Published in Devlok, Sunday Midday, Dec. 04, 2011
I recently went to the exhibition of Sudarshan Sahoo, master stone carver from Orissa at Jehangir Art Gallery. As I was watching the images, my eye fell upon an image of Krishna, standing with flute in hand. What caught my eye was the nose-ring worn by Krishna on the right side of the nose (women traditionally wore it on the left side, and men on the right). I smiled as few notice the right-side nose-ring on the face of Jagannath, the form in which Krishna is worshipped in Orissa. Noticing me smile, the sculptor said, “Krishna of the Raas-Lila wears everything that women wear. Not just nose-rings but also earrings and a long plait. His eyes are lined with kohl and his feet are painted with alta and made red like a dancer. He is God who is comfortable in female attire.”
In temples across India, amongst the many attires of Krishna is one called Stri-vesha, where he dresses as a woman. Krishna is shown wearing a sari and women’s jewelry. Some identify this as a form of Mohini, the divine enchantress, an avatar of Vishnu and Krishna. Some say this is Krishna dressing up like his mother Yashoda to amuse her. Some say this is Krishna being punished by the Gopikas.
The story goes that tired of the pranks of Krishna, the women of Gokul once got together and decided to dress him as a girl. The lyrics “Nar ko Nari banao” (make the lad a lass) is a popular Thumri composition. They grab Krishna and make him wear a skirt and blouse and paint his hands and feet with alta. To their surprise rather than being upset or angry, Krishna participates in the activity. “More jewelry,” he demands, “and better make up.” Thus what begins as a punishment ends up as a joyful activity, a game, a leela.
In another story known as “gore gvala ki leela” (the game of the fair cowherd), Radha and Krishna one day exchange each other’s clothes. Krishna dresses up as Radha and Radha dresses up like Krishna. This is done at Radha’s insistence, as she wants to feel like Krishna. But then she realizes even though she wears Krishna’s clothes her heart is still Radha’s. “Oh Krishna, you can look like me but you will never know the pain in my heart when we separate.” To remember his beloved Radha, some say, Krishna wears Stri-vesha.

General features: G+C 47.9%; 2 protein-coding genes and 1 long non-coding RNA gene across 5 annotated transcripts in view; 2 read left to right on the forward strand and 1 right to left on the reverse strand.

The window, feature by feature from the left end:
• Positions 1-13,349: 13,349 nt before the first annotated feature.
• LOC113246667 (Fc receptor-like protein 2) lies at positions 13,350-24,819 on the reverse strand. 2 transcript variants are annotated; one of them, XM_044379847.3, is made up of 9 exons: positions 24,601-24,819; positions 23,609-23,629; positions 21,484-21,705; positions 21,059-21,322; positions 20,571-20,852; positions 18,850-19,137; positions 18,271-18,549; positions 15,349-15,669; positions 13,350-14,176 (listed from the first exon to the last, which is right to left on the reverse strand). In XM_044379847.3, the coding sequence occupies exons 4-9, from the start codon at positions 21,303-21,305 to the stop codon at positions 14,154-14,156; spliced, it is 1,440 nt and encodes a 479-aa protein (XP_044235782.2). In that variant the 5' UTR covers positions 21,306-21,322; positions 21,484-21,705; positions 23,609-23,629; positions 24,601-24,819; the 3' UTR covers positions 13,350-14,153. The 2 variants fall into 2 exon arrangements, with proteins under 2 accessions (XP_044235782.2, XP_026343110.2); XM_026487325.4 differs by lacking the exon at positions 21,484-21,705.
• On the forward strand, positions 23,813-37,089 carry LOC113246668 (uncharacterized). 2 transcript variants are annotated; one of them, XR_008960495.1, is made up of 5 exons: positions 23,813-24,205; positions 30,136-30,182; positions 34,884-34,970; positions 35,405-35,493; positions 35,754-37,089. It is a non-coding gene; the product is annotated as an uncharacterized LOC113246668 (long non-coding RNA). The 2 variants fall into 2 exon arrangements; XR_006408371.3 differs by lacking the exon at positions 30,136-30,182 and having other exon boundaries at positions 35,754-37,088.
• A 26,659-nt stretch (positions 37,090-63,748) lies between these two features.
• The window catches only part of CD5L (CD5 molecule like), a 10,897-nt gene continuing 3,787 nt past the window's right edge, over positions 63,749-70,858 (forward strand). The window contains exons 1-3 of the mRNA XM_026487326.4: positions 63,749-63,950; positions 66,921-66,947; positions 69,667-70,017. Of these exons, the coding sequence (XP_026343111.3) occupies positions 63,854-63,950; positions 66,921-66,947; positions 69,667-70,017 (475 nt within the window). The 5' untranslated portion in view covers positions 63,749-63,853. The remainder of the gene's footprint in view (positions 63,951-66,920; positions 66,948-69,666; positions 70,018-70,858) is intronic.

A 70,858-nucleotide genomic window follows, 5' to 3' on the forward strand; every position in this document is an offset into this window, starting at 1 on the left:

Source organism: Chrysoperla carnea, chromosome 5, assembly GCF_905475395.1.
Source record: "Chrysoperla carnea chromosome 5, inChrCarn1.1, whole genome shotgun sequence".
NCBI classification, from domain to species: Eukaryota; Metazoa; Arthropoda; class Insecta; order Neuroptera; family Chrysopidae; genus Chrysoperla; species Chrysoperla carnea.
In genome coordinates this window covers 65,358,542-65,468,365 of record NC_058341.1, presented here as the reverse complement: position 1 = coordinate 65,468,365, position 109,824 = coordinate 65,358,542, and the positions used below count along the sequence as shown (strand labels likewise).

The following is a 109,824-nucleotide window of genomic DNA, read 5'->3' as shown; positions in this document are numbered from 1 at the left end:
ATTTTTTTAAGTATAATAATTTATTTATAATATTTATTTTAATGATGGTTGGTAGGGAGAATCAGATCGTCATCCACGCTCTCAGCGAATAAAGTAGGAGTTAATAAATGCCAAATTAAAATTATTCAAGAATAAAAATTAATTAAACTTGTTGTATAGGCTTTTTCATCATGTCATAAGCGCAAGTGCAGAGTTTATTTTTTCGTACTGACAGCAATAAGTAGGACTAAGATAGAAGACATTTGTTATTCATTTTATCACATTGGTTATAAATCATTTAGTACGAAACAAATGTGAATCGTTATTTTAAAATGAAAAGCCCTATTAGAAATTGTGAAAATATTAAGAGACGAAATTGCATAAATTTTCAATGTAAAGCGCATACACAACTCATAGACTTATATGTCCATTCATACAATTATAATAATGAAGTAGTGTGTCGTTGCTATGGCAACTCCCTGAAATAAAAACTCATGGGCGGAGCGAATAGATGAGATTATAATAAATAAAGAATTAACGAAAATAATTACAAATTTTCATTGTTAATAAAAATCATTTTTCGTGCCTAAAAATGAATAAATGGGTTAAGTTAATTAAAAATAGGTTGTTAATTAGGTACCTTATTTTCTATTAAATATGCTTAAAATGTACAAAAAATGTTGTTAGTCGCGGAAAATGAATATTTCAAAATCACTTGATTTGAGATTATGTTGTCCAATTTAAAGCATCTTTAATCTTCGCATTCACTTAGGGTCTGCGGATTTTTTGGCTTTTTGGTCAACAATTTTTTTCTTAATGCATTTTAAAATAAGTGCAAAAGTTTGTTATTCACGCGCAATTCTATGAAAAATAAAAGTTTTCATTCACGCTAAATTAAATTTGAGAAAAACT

In still another explanation for stri-vesha, it is said that after a night of intimacy, when it was daybreak, Radha and Krishna hurriedly put on their clothes only to find that they had worn the other’s. And everyone in the village wondered who this beautiful new dark milkmaid was and who was this handsome new cowherd.
In Tamil Nadu, amongst the local transvestites and eunuchs known as Alis, is the story of Aravan, a warrior who had to be sacrificed on the eve of the battle at Kurukshetra. But he did not want to die without a wife who would weep over his dead body. Since no woman wanted to marry him, Krishna turned into Mohini and became his wife, showered him with affection, and wept for him on becoming his widow. This event is enacted each year near Pondicherry in the temple of Koothandavar.
The mood that Krishna evokes with this feminine adornment is one of love and affection and play, a breakaway from the rigidity of those who control and comment on society today. Little wonder then that the poet-saint, Tukaram referred to Vithal, Krishna’s form popular in Maharashtra, as Vitha-ai, Mother Vithal.